Two potent myths have traditionally defined the work of the artist Edvard Munch: that he was mentally unstable, as his iconic work The Scream (1893) suggests, and that he was influenced by the contemporary art of France and Germany to the exclusion of his native Norway. Becoming Edvard Munch: Influence, Anxiety, and Myth aims to challenge and overturn these entrenched perceptions by presenting Munch’s paintings, prints, and drawings in relation to those of European contemporaries including Harriet Backer, James Ensor, Axeli Gallen-Kallela, Vilhelm Hammershøi, Max Klinger, Christian Krohg, Claude Monet, and Vincent van Gogh.
Like that of Van Gogh, Munch’s work has long been connected to his supposed insanity and tormented emotional state. His art has also been understood in light of modernism’s partiality toward creative independence and individuality. Somewhat paradoxically, given this emphasis on a distinctive vision, Munch’s oeuvre has been interpreted as reflecting French and German influences more strongly than Scandinavian ones.
This publication, however, reconsiders Munch’s career in light of his personal diaries and letters, as well as the writings of contemporary critics, presenting a picture of the artist that is at odds with stereotypes. In this book and its companion exhibition, Jay A. Clarke demonstrates that Munch was very much in control of his professional life, a savvy businessman keenly aware of how to manipulate both the art market and popular opinion. Moreover, Clarke shows, he built his art on specifically Norwegian pictorial traditions.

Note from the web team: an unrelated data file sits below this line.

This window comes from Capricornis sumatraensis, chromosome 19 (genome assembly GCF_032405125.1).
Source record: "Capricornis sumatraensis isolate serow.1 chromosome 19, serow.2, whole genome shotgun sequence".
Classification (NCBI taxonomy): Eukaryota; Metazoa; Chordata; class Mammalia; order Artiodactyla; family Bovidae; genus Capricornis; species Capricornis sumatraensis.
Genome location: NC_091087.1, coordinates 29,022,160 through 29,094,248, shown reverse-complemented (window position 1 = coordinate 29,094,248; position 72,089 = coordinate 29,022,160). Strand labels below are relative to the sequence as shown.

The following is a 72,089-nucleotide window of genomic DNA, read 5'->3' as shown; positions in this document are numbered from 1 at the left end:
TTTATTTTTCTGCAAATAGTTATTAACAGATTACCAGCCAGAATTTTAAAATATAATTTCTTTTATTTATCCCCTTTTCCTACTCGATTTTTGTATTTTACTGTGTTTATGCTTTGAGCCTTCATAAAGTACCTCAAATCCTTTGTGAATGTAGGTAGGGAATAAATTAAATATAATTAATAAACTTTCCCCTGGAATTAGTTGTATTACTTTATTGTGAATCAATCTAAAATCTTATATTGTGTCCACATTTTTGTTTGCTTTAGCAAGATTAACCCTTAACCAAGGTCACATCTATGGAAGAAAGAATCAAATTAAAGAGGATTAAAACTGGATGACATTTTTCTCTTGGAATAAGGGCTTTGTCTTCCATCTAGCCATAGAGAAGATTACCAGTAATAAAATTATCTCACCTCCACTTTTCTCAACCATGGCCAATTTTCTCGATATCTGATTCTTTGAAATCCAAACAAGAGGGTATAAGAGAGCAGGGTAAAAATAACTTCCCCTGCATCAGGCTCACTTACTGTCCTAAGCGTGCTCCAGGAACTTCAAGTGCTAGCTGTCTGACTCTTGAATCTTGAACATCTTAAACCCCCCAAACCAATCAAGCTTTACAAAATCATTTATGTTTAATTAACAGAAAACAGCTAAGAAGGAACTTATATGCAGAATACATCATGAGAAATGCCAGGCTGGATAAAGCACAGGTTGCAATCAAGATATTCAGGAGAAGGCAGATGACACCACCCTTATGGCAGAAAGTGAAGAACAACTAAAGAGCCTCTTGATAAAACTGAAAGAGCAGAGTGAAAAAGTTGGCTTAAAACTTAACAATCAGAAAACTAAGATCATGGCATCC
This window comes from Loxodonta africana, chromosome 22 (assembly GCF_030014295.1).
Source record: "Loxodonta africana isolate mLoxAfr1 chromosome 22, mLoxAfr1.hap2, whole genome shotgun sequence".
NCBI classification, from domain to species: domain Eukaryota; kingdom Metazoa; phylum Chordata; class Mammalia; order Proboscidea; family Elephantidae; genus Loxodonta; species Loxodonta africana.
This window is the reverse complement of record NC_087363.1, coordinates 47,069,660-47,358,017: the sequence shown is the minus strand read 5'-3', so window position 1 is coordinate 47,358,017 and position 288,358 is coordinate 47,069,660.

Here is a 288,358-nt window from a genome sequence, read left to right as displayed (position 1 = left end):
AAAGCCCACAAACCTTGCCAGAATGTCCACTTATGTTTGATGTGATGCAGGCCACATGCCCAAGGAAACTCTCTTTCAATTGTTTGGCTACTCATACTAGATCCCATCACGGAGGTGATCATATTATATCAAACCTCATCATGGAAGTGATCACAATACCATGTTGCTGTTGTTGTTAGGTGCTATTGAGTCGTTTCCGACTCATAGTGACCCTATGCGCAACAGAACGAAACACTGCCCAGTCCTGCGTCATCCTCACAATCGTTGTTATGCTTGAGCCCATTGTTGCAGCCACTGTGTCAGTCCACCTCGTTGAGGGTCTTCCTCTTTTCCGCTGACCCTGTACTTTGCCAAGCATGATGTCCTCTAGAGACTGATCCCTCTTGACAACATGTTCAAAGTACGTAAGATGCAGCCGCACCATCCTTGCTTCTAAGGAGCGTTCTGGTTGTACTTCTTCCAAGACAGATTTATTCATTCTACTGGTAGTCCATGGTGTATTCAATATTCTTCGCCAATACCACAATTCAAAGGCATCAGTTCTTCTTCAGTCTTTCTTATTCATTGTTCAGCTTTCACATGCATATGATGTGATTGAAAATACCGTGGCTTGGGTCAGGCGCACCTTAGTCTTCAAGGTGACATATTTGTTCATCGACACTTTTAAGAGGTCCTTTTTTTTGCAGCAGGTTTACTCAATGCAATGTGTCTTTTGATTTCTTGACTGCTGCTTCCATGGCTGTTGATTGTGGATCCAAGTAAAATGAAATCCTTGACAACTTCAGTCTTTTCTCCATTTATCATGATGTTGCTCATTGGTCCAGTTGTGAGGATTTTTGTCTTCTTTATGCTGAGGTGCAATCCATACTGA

Becoming Edvard Munch features rich color reproductions of approximately 150 works, including 75 paintings and 75 works on paper by Munch and his peers. While taking a chronological focus, it will also pursue a set of themes- the street and crowd; anxiety and solitude; love and sexuality; nature, bathing, and the neo-Romantic landscape; and death and dying-that reveal the connections between Munch’s art and that of his peers in often surprising ways.
The Art Institute of Chicago, 2009 232 pages, 9 x 12 245 color + 48 b/w illus.